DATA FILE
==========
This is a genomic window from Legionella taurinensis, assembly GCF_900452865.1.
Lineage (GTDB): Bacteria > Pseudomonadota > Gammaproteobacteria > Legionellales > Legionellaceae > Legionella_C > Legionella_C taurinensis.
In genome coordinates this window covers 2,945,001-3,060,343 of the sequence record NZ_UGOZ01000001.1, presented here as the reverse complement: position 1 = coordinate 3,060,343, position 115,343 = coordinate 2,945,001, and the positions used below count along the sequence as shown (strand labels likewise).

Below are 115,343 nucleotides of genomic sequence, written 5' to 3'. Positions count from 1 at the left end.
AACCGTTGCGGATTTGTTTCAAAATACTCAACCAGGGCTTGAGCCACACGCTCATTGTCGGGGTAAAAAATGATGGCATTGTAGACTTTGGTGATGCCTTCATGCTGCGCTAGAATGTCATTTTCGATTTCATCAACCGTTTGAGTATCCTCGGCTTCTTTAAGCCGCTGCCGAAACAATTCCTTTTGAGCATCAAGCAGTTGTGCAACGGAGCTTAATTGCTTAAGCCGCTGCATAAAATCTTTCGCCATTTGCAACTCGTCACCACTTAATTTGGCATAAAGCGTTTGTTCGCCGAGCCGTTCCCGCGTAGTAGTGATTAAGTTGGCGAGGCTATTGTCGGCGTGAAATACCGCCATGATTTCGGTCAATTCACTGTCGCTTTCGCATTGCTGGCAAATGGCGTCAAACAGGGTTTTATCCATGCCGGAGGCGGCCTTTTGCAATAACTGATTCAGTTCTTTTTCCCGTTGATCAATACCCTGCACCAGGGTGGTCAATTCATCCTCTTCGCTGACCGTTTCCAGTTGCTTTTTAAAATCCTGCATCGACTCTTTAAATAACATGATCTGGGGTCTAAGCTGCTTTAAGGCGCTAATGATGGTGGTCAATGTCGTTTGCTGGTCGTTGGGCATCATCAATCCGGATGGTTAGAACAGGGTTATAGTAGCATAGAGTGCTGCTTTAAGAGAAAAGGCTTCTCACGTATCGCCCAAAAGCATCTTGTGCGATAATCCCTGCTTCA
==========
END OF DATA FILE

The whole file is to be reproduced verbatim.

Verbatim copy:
This is a genomic window from Legionella taurinensis, assembly GCF_900452865.1.
Lineage (GTDB): Bacteria > Pseudomonadota > Gammaproteobacteria > Legionellales > Legionellaceae > Legionella_C > Legionella_C taurinensis.
In genome coordinates this window covers 2,945,001-3,060,343 of the sequence record NZ_UGOZ01000001.1, presented here as the reverse complement: position 1 = coordinate 3,060,343, position 115,343 = coordinate 2,945,001, and the positions used below count along the sequence as shown (strand labels likewise).

Below are 115,343 nucleotides of genomic sequence, written 5' to 3'. Positions count from 1 at the left end.
AACCGTTGCGGATTTGTTTCAAAATACTCAACCAGGGCTTGAGCCACACGCTCATTGTCGGGGTAAAAAATGATGGCATTGTAGACTTTGGTGATGCCTTCATGCTGCGCTAGAATGTCATTTTCGATTTCATCAACCGTTTGAGTATCCTCGGCTTCTTTAAGCCGCTGCCGAAACAATTCCTTTTGAGCATCAAGCAGTTGTGCAACGGAGCTTAATTGCTTAAGCCGCTGCATAAAATCTTTCGCCATTTGCAACTCGTCACCACTTAATTTGGCATAAAGCGTTTGTTCGCCGAGCCGTTCCCGCGTAGTAGTGATTAAGTTGGCGAGGCTATTGTCGGCGTGAAATACCGCCATGATTTCGGTCAATTCACTGTCGCTTTCGCATTGCTGGCAAATGGCGTCAAACAGGGTTTTATCCATGCCGGAGGCGGCCTTTTGCAATAACTGATTCAGTTCTTTTTCCCGTTGATCAATACCCTGCACCAGGGTGGTCAATTCATCCTCTTCGCTGACCGTTTCCAGTTGCTTTTTAAAATCCTGCATCGACTCTTTAAATAACATGATCTGGGGTCTAAGCTGCTTTAAGGCGCTAATGATGGTGGTCAATGTCGTTTGCTGGTCGTTGGGCATCATCAATCCGGATGGTTAGAACAGGGTTATAGTAGCATAGAGTGCTGCTTTAAGAGAAAAGGCTTCTCACGTATCGCCCAAAAGCATCTTGTGCGATAATCCCTGCTTCA